Message to Guam youth: Think big – The Guam Daily Post

Hundreds of seventh- to 12th-graders in the island’s WAVE program listened intently Thursday morning at the Dusit Thani Guam Resort as a former island resident shared inspiring words from afar.

WAVE, which stands for Welcome All Visitors Enthusiastically, began in 1988. At the group’s inaugural Islan Ideas Youth 2018 Xpo, the message was one meant not only to inspire, but also to initiate and innovate ideas in an effort to learn more about what makes Guam a unique tourist destination.

For John “Meta” Sarmiento, a singer, poet and former English teacher now living in Colorado, his message to the Xpo’s participants was straightforward: Always think big, and don’t let Guam’s size in relation to the rest of the planet stop you.

To begin his TED Talk presentation, Sarmiento reminisced on his childhood and the time in kindergarten when he learned that “you needed a magnifying glass” to find Guam on the globe. He recalled standing on the island’s shores, looking out at the vast horizon of sea and realizing just how small home was.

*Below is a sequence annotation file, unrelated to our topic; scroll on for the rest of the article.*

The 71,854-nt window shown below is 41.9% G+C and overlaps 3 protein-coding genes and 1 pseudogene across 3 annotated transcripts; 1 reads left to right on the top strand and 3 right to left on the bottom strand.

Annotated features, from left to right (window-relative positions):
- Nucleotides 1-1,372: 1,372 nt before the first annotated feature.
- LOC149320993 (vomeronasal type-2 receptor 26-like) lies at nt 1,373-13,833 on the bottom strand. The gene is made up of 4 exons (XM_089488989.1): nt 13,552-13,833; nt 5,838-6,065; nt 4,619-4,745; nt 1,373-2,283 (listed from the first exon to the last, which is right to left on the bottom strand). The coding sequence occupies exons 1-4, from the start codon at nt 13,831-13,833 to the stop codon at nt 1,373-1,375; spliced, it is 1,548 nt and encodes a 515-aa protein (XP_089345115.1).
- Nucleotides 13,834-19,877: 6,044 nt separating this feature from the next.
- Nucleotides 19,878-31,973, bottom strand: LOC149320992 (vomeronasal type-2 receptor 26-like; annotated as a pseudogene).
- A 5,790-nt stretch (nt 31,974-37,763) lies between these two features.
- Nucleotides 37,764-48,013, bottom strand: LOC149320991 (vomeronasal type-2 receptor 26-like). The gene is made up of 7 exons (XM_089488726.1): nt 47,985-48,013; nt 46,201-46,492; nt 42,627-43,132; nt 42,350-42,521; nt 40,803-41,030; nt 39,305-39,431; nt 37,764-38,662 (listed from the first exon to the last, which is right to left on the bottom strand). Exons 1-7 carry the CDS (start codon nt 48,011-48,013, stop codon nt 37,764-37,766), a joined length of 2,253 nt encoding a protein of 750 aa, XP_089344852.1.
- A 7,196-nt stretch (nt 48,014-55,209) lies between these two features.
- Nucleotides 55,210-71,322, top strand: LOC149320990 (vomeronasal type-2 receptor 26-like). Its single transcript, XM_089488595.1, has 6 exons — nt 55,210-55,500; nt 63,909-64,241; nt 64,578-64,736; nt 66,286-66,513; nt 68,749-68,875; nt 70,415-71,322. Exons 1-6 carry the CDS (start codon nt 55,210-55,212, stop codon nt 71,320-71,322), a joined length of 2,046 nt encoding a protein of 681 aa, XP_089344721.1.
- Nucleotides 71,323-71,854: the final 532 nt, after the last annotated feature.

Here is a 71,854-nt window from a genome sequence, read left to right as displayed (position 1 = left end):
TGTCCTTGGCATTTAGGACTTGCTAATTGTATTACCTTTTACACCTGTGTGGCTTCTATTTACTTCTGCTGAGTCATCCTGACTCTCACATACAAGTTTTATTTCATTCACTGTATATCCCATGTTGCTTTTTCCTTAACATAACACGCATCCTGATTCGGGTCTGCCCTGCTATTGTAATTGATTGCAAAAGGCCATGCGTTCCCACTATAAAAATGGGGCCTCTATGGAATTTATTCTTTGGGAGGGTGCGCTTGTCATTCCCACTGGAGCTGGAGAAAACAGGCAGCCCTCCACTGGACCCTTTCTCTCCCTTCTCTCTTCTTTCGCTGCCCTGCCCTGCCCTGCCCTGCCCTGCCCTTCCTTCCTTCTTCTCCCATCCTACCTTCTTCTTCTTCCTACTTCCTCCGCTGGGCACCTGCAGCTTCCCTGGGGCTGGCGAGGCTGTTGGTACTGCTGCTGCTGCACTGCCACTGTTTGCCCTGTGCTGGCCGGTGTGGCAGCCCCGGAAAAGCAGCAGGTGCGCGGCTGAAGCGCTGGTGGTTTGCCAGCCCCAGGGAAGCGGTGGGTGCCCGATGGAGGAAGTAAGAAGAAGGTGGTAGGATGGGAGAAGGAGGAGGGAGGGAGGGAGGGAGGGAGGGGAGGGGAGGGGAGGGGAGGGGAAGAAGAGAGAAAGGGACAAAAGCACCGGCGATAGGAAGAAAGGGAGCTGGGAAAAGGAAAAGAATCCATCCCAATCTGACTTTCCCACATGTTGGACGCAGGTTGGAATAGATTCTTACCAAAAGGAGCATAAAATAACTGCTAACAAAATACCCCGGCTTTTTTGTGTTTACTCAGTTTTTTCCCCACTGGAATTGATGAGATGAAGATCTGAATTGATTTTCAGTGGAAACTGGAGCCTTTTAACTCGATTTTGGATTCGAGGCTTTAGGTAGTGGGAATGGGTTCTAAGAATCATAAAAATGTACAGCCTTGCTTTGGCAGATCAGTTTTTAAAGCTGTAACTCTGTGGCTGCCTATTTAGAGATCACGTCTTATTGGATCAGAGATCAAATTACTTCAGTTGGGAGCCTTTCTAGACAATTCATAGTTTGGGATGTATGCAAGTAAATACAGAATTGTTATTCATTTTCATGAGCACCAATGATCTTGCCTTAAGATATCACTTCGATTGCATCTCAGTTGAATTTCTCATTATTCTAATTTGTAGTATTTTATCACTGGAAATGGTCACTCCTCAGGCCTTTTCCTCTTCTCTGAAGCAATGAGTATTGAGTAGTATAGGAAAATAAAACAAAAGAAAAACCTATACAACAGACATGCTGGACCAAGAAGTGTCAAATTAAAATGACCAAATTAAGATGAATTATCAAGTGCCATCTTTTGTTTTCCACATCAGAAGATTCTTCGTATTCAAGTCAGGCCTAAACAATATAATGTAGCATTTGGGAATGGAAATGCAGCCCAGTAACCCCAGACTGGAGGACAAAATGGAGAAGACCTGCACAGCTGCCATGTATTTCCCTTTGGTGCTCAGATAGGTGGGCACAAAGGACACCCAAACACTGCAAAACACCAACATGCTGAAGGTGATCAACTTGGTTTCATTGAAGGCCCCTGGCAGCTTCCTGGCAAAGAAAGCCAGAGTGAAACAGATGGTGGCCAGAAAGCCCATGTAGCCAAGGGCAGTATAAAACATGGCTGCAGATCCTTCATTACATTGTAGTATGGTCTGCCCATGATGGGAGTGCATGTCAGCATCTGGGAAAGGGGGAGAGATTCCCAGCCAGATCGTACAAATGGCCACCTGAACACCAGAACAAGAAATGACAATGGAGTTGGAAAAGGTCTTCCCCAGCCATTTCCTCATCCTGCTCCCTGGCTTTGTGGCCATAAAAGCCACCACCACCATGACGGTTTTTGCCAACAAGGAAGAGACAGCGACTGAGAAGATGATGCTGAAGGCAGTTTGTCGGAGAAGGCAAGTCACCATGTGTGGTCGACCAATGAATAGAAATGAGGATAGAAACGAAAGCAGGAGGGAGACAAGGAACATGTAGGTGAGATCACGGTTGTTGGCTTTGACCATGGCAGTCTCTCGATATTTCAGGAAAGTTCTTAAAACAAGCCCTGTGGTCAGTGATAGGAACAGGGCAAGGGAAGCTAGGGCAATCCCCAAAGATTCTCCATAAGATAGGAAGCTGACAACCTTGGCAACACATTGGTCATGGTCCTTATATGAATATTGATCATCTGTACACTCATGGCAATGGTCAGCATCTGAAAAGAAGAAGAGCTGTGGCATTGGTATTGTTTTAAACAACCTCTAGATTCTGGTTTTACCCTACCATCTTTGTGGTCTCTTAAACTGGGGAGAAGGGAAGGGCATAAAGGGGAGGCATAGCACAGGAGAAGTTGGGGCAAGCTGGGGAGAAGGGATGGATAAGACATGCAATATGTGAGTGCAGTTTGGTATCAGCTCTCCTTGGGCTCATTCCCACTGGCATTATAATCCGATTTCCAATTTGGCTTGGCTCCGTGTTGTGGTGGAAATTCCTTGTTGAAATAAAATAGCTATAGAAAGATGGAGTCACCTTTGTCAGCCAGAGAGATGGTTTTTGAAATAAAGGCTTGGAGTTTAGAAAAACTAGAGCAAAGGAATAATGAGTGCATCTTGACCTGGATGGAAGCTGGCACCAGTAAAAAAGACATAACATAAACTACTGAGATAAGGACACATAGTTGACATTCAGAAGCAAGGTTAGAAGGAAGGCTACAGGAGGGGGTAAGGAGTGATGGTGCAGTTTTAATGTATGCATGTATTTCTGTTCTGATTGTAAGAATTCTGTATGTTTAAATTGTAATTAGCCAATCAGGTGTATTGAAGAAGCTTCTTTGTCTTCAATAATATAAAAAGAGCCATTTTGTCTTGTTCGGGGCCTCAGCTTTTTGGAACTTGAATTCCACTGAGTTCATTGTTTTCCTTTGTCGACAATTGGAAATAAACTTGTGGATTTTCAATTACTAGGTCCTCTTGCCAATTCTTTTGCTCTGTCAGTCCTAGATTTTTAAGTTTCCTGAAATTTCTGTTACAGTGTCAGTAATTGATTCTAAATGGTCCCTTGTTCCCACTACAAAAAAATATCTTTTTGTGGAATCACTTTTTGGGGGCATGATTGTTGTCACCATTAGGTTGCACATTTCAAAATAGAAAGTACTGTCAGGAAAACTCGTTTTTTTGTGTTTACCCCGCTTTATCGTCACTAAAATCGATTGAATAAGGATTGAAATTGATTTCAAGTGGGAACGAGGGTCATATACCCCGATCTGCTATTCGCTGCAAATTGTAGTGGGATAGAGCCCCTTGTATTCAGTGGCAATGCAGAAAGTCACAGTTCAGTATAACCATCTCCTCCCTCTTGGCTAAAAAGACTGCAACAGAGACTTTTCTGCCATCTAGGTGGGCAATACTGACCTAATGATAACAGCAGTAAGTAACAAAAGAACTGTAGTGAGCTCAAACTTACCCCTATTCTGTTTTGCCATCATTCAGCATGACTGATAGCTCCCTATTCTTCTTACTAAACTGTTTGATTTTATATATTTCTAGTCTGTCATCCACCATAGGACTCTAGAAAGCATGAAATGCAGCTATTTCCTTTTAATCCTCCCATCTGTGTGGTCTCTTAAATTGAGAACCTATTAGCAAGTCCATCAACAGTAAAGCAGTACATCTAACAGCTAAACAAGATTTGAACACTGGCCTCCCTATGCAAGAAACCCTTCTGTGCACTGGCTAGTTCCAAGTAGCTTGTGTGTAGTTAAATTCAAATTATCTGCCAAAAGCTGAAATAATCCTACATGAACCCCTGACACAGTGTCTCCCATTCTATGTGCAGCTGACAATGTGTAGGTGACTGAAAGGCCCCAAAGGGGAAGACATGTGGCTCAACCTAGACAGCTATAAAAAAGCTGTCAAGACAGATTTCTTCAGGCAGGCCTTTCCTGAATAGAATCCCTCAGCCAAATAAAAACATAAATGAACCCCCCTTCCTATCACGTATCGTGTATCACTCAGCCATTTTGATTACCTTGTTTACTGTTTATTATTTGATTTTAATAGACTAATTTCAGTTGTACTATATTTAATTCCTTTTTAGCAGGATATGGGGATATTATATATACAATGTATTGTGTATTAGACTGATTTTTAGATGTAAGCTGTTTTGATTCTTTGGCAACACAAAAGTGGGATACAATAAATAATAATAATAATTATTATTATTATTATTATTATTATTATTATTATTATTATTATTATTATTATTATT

Moving beyond a ‘limited scope’

That slight fear accompanied his 5-foot-5 frame and followed him around throughout his childhood, he said, and then when his young nephew was born as he entered adulthood, it made him think differently.

“We need to stop portraying strength in such a limited scope. If our physical locale affects how we view ourselves in relation to the rest of the world, then we need to stop focusing on mass alone,” he said. “The extent of one’s strength should not be determined solely by their size.”

Sarmiento then stressed that young people need to begin looking beyond their physical attributes, and rather should look inward and reflect on their abilities, values and passions.

“I viewed myself as this tiny kid from this tiny island when I should have been viewing myself as a young man from Micronesia, an entire region rich in culture and talent and perseverance,” he said. “I should have seen that right next to Guam is the Marianas Trench. Our trench is the deepest place on this planet. It’s a world so submerged and unexplored we’re just beginning to understand what is inside it.”

True strength

He concluded his talk with a letter and poem he wrote for his young nephew, inspiring those in attendance as he read.

“True strength is defined by the depth of our character and potential.”

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